Frequent Contributor
Posts: 108
Registered: ‎11-24-2008
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Re: The Black National Anthem

Labor day was a sign of the end of summer. It was  a time for the families to get together one last time before returning to the city. It was also time for the men to show off their cooking skills one last time. Benji and Reggie would be enjoying themselves being out before returning to rules and regulations of school again. I think Benji and Reggie matured a little this summer. Benji and Reggie learned to be more responsible by taking jobs during the summer.Benji was right when he said he didn't know much. So his big plans for the future might work out once he starts going out more.
Inspired Contributor
Posts: 73
Registered: ‎10-19-2006
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Re: The Black National Anthem

I thought it was a bit sad how Benji saw himself as a sort of loser.

 The outcast the one that doesnt fit it.

 I felt like that in school too and still do in some groups.

 he seems to have alot of personal insight and observes things around him.

  Barry David seems like the trouble maker that came out of no where. No one wants to be connected to him and his a major show off to the smaller kids.


Benji and Reggie both grew up alot that summer.  Now their lives are not as woven together as they once were.

 One of my favorite chapters of the book.
Distinguished Wordsmith
Posts: 529
Registered: ‎11-05-2006
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Re: The Black National Anthem

Well, Ain't No Stopping Us Now, was not the Black National Anthem I was expecting but imo it is very appropriate to describe not only Benji but the African-Americans who made Sag Harbor their summer home.

Come the end of summer Benji is coming into his own, he knows and, I think, accepts himself as he is and is ready to take on the world and perhaps the ladies.

The parents of Sag Harbor babies are up and coming movers and shakers.  They want to enjoy life and each other just like millions of other people. 


"I think of a vast country to the far borders of which I am journeying but will never reach."
The Uncommon Reader

"You've been running around naked in the stacks again, haven't you?"
"Um, maybe."
The Time Traveler's Wife

It is with books as with men; a very small number play a great part.
Posts: 7
Registered: ‎10-21-2008
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Re: The Black National Anthem

I really enjoyed this chapter. It completely captured the end of the summer vibe. When I was younger the end of the summer was inately tied with a "new beginning". ..The hopes & fears for the upcoming school year. As a child the start of a school year was the "new year" in my mind. The final cookout of the summer season was a New Year's Eve party of sorts. I could envision the block party in Sag Harbor.  Neighbors catching up with eachother one last time before they turn back to their "real lives". They are thinking of what they'd done over the summer and what the coming months will bring to their lives.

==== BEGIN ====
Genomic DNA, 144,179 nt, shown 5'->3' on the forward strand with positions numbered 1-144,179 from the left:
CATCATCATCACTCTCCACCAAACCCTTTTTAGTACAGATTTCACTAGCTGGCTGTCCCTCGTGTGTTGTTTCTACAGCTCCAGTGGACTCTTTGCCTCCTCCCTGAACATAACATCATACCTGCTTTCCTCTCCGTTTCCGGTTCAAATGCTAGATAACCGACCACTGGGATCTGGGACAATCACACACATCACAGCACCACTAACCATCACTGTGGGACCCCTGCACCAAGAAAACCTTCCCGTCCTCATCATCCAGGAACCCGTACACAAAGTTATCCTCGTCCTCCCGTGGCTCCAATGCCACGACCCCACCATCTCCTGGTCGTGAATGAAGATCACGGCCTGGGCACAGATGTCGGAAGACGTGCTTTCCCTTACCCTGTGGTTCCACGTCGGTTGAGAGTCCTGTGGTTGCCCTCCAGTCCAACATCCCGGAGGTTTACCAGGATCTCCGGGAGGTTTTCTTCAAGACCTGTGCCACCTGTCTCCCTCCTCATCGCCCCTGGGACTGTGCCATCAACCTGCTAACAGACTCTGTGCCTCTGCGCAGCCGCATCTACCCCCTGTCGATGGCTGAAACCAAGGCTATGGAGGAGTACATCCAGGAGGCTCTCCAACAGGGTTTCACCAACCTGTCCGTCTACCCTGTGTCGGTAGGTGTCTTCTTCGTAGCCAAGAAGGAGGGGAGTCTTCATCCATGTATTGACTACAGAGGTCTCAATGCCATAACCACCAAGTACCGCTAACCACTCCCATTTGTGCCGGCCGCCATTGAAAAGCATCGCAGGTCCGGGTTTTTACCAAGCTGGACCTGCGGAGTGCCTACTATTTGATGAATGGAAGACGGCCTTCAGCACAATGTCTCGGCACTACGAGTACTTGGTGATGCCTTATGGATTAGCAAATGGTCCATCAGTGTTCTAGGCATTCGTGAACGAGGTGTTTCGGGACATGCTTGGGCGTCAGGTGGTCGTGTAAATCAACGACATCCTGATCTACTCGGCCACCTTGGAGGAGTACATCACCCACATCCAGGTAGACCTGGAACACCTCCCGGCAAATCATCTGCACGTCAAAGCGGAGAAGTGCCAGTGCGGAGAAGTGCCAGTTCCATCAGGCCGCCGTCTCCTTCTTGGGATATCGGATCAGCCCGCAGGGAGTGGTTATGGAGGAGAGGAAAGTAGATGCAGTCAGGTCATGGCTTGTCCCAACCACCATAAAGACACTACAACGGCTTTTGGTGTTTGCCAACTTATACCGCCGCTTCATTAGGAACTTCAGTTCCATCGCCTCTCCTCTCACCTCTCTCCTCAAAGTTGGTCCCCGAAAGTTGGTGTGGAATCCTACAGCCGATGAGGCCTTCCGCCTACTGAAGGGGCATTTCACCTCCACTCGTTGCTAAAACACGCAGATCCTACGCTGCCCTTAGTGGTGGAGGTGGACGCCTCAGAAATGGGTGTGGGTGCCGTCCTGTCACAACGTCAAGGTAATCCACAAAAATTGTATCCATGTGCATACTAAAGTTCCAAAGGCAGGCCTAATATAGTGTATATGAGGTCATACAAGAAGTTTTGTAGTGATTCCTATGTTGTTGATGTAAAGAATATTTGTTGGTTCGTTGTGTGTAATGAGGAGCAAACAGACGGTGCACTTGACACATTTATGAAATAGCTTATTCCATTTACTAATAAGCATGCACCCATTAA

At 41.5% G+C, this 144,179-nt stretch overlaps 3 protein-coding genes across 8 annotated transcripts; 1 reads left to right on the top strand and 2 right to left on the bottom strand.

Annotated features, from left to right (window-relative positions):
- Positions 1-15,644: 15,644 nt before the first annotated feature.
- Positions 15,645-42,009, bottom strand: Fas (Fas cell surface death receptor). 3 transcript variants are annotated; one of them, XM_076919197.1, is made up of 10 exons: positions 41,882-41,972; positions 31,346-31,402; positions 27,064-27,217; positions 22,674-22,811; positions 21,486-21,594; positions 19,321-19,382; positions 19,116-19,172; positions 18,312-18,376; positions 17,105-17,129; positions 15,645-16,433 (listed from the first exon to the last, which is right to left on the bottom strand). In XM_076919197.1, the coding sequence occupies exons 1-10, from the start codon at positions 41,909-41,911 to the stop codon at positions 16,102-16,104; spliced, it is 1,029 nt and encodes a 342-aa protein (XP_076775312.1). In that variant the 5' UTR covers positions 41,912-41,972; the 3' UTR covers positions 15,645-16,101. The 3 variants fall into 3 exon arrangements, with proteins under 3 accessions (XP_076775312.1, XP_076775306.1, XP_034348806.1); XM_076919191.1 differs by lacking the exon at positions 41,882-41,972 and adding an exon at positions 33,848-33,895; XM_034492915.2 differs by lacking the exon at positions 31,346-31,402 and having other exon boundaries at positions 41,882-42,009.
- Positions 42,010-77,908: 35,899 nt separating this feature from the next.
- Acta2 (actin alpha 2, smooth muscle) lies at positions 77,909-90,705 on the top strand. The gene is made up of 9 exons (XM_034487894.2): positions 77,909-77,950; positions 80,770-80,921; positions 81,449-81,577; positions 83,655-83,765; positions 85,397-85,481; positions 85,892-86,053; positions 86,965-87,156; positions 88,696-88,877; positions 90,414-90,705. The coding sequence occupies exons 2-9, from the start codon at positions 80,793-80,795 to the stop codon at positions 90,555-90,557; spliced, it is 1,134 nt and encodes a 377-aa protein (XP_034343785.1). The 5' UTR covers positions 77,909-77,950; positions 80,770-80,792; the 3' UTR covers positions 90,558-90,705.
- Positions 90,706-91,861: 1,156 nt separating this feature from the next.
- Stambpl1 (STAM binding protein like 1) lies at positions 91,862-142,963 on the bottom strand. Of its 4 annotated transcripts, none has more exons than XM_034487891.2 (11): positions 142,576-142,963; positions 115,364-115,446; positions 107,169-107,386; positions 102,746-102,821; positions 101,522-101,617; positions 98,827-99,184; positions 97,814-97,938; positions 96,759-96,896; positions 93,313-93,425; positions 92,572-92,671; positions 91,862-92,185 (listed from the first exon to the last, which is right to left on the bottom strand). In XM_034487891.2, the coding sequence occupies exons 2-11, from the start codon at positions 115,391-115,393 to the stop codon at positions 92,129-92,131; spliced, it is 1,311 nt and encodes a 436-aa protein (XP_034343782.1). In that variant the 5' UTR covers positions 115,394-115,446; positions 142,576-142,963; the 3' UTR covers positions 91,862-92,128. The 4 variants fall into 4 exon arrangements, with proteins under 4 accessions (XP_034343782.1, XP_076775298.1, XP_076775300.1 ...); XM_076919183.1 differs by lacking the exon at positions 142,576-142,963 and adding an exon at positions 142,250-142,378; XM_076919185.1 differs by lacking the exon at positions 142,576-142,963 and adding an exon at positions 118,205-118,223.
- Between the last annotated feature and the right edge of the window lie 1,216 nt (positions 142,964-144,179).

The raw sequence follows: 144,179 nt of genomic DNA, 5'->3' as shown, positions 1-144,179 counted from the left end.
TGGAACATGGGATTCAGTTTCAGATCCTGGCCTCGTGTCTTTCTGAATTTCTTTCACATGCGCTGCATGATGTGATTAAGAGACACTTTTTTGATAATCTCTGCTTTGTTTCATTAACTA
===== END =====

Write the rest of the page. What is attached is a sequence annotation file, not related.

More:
(be back later to discuss the other questions)



Inspired Contributor
Posts: 44
Registered: ‎10-19-2006

Re: The Black National Anthem

[ Edited ]

"Ain't No Stoppin' Us Now" is a very appropriate anthem. When I listen to the song, I can picture Sag Harbor on Labor Day. The song is so compelling and sings of attaining success because of the triumph over obstacles. It inspires the young to fight for their future and the retired to rejoice in their accomplishments. On another note, I was also touch by how the song was brought back into the spotlight to celebrate Obama's climb, his success, and his future. In Obama, so many young see themselves. Ahhh, tear. Great ending to the book and great connection to the present. Timeless.
 Obama visits Fayetteville, NC. Crowd dancing. It is a jumbled video from a poor quality camera, so it may be hard to watch for those with vestibular (motion/inner ear) defensiveness. "Ain’t No Stoppin’ Us Now" preformed on BBC’s Last Choir Standing Lyrics to "Purple Rain". I could not link a video, or even the music, because Prince won the legal battle to remove his music from youtube and similar sites. I understand why he did it, but I would beg to disagree with his decision (I am one of those people who will not buy any of his music out of spite when I might have otherwise because it has also captured memories of my own coming of age time of life). Looking at the lyrics though, and remembering the intensity of the song, I could definitely see how it was the summer of “Purple Rain” for Benji.

Message Edited by mapleann on 03-16-2009 12:18 AM
Inspired Contributor
Posts: 36
Registered: ‎01-26-2009

Re: The Black National Anthem

I think that the Labor Day celebration is a great look at a microcosm of America, whether it be black or white. They did something as a community...something they did all summer long by socialzing "down the beach". They all had a niche to fill in the community...the best desserts, hot dogs, drinks, etc. The kids knew this was "the end" till next summer, and it was a BIG shindig.  No matter how the rest of the summer went, this would be a FAMILY occasion!


I think Benji is a bit nostalgic for when he was part of the little group...he knew that he didn't have a long time left as one of the "kids"...that IF he came back (remember, his sister told him to get out and not come back!) he would no longer be right where he is at this moment.  I also think he was just a little sad that there wasn't a "little Benji" to take his place.


I disliked Barry David from the get go. He's truly a last-minute antagonist in the story. He seems to be brought in to stir the pot and make trouble. In the end, no one wants to claim him. He does all the things that these kids were taught NOT to do. He thinks he's better and could whip all the little kids. Barry David hasn't been there for all the years and doesn't know the protocol.  


At the end, I feel like Benji and Reggie both see that they've grown up a LOT. Being left alone for longer periods, gaining independence by getting jobs...they finally broke the Benji 'n Reggie/Reggie 'n Benji "twin thing" they had going. They are still brothers, but they know they're finally individuals.